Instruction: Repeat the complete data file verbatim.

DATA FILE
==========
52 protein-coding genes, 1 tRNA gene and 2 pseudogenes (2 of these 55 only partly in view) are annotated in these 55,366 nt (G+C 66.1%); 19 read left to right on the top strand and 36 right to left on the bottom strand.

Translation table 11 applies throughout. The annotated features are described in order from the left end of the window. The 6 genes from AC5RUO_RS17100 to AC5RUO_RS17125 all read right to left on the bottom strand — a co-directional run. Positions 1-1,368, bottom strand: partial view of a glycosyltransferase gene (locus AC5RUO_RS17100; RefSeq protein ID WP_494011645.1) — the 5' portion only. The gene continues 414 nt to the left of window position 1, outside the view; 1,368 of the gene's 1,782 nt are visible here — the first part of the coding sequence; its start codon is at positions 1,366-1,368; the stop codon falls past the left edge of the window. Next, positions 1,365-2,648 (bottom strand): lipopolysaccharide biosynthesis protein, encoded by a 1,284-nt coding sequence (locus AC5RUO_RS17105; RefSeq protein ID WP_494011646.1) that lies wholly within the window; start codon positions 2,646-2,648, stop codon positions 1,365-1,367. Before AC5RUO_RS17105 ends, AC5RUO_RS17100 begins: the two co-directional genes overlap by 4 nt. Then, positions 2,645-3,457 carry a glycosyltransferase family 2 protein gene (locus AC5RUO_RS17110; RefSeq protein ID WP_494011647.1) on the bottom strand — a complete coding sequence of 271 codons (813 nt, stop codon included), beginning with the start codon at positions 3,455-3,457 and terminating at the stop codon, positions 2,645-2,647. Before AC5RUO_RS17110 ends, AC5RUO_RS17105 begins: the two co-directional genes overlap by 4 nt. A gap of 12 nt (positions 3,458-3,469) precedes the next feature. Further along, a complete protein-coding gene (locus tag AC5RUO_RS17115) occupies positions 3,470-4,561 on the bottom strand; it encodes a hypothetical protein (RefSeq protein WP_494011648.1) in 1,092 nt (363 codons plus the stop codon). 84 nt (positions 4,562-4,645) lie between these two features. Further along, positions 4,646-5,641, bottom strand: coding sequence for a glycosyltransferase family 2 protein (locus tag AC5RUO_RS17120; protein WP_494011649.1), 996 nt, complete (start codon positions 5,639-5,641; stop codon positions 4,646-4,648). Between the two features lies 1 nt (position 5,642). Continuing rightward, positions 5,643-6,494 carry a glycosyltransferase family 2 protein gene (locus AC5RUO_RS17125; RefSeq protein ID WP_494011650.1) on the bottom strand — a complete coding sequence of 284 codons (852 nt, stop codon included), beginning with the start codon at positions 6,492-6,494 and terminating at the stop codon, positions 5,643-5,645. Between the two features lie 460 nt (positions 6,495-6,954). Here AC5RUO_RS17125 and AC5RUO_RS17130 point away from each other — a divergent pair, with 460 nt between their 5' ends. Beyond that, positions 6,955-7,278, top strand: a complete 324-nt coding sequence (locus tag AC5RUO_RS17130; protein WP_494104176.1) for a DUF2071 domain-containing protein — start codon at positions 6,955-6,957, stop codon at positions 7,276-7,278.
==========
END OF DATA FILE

52 protein-coding genes, 1 tRNA gene and 2 pseudogenes (2 of these 55 only partly in view) are annotated in these 55,366 nt (G+C 66.1%); 19 read left to right on the top strand and 36 right to left on the bottom strand.

Translation table 11 applies throughout. The annotated features are described in order from the left end of the window. The 6 genes from AC5RUO_RS17100 to AC5RUO_RS17125 all read right to left on the bottom strand — a co-directional run. Positions 1-1,368, bottom strand: partial view of a glycosyltransferase gene (locus AC5RUO_RS17100; RefSeq protein ID WP_494011645.1) — the 5' portion only. The gene continues 414 nt to the left of window position 1, outside the view; 1,368 of the gene's 1,782 nt are visible here — the first part of the coding sequence; its start codon is at positions 1,366-1,368; the stop codon falls past the left edge of the window. Next, positions 1,365-2,648 (bottom strand): lipopolysaccharide biosynthesis protein, encoded by a 1,284-nt coding sequence (locus AC5RUO_RS17105; RefSeq protein ID WP_494011646.1) that lies wholly within the window; start codon positions 2,646-2,648, stop codon positions 1,365-1,367. Before AC5RUO_RS17105 ends, AC5RUO_RS17100 begins: the two co-directional genes overlap by 4 nt. Then, positions 2,645-3,457 carry a glycosyltransferase family 2 protein gene (locus AC5RUO_RS17110; RefSeq protein ID WP_494011647.1) on the bottom strand — a complete coding sequence of 271 codons (813 nt, stop codon included), beginning with the start codon at positions 3,455-3,457 and terminating at the stop codon, positions 2,645-2,647. Before AC5RUO_RS17110 ends, AC5RUO_RS17105 begins: the two co-directional genes overlap by 4 nt. A gap of 12 nt (positions 3,458-3,469) precedes the next feature. Further along, a complete protein-coding gene (locus tag AC5RUO_RS17115) occupies positions 3,470-4,561 on the bottom strand; it encodes a hypothetical protein (RefSeq protein WP_494011648.1) in 1,092 nt (363 codons plus the stop codon). 84 nt (positions 4,562-4,645) lie between these two features. Further along, positions 4,646-5,641, bottom strand: coding sequence for a glycosyltransferase family 2 protein (locus tag AC5RUO_RS17120; protein WP_494011649.1), 996 nt, complete (start codon positions 5,639-5,641; stop codon positions 4,646-4,648). Between the two features lies 1 nt (position 5,642). Continuing rightward, positions 5,643-6,494 carry a glycosyltransferase family 2 protein gene (locus AC5RUO_RS17125; RefSeq protein ID WP_494011650.1) on the bottom strand — a complete coding sequence of 284 codons (852 nt, stop codon included), beginning with the start codon at positions 6,492-6,494 and terminating at the stop codon, positions 5,643-5,645. Between the two features lie 460 nt (positions 6,495-6,954). Here AC5RUO_RS17125 and AC5RUO_RS17130 point away from each other — a divergent pair, with 460 nt between their 5' ends. Beyond that, positions 6,955-7,278, top strand: a complete 324-nt coding sequence (locus tag AC5RUO_RS17130; protein WP_494104176.1) for a DUF2071 domain-containing protein — start codon at positions 6,955-6,957, stop codon at positions 7,276-7,278.